19. Requirements about the sharing of cubbies, I have twins in my classroom, is it ok if they share the same cubby or do they need to have their own cubby to store their personal items?
Twins are individual children and so cannot share the same cubby if that would cause crowding and allow their personal items to touch.
20. Requirements for storage of extra toys and supplies: can toys for rotation be stored on shelving in the bathroom IF the toys are stored in lidded, closed containers and then put into different containers when being put into the classroom for use (i.e. the container used to hold toys in the bathroom is not put out in the classroom)?
The bathroom can be used for storage of additional toys or routine care supplies, providing they are not in a place where they are likely to become contaminated (i.e. next to the toilet on the floor), or are within children’s reach. Items can be stored in locked cabinets or in lidded, closed containers out of the reach of children on shelving.
21. Requirements for accessible and convenient: I have to store my mat cart outside the classroom and another staff member brings me the cart before lunch time. It is convenient for me, but I am not sure if the ERS would consider it to be so. Also, some of the children’s possessions are stored in cubbies that are too high for them to reach but they can hang either a book bag or a coat on a hook. How many items have to be considered accessible and convenient to give credit for this indicator?
Because this indicator refers to routine care furniture all furniture and equipment to meet children’s needs for feeding, diapering/toileting, nap/rest, and storage of personal possessions must be accessible and convenient. Mats are not convenient if they have to be brought to the classroom. It would not be accessible or convenient for you to get a child’s mat if he or she needed to rest prior to nap time. Mats are only considered accessible and convenient when they are stored within the classroom so the teacher does not have to leave the children unattended. With the exception of infants and toddlers (who are not required to have access to their cubbies), the children’s possessions should be accessible to them inside the classroom to be considered convenient.
Safety Practices
22. Requirements for major and minor hazards: is tripping or finger pinching considered a major or minor hazard?
For all four scales a major hazard is determined to be something that would result in a serious injury resulting in hospitalization or medical treatment, and a minor hazard is something that may require minor first aid on site, but would not be likely to result in a hospitalization or visit to the doctor’s office. For example, All About ECERS-R (pg. 137) considers tree roots that cause tripping which is unlikely to cause serious injury and require hospitalization or a visit to the doctor, as a minor hazard. The same would go for a finger pinch that just required an ice pack and not a doctor’s visit. The determining factor on whether something would be considered a major or minor hazard is to figure out what type of outcome would likely be caused by the hazard, which may differ depending on the age of the children involved.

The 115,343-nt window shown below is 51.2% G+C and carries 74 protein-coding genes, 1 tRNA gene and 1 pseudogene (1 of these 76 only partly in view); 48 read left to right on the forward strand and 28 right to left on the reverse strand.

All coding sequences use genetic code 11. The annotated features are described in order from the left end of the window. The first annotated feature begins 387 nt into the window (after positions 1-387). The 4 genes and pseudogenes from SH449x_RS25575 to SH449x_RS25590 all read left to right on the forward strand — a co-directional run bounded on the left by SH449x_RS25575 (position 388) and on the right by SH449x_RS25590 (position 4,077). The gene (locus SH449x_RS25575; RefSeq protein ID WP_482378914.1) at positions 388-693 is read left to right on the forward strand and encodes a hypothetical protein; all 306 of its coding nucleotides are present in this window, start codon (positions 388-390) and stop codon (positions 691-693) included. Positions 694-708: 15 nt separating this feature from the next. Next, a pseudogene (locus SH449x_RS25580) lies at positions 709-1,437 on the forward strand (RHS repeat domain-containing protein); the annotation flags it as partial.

23. Requirements for access to phone: does a teacher need to have access to a phone or walkie-talkie at all times? For example a teacher would need to have access to a phone or some way to call someone without leaving the children in case of an emergency (i.e. a walkie-talkie when they are on the playground, etc). Or is just having a phone on-site enough?
The intent of this indicator is for the program to have the essentials that are needed to deal with dangers that require immediate action such as accidents, fire, or other emergencies. The teacher does need immediate access to a phone (cell phones are acceptable), walkie-talkie, other communication device. If there is a phone in the classroom it must be able to dial out directly, not just ring to the front desk and other rooms, (in case staff need to call 911 or talk to a parent from the classroom).
24. Requirements for posted emergency numbers: are the children’s emergency numbers required to be posted in plain view or should just the general emergency numbers be posted?
Only general emergency numbers (911, poison control, etc.) should be posted in plain view near the telephone. There is not a requirement to post private information relating to children, and their emergency numbers do not have to be posted for all to see. However, a reference can be made on the bulletin board as to where these numbers can be easily found by all staff, including substitutes. The same type of privacy concerns should be followed for children with allergies or medical needs. Your posted allergy chart for example could have a cover sheet titled “allergies” so that only those who would need to see the list would turn the page and locate the needed information.
Children with Disabilities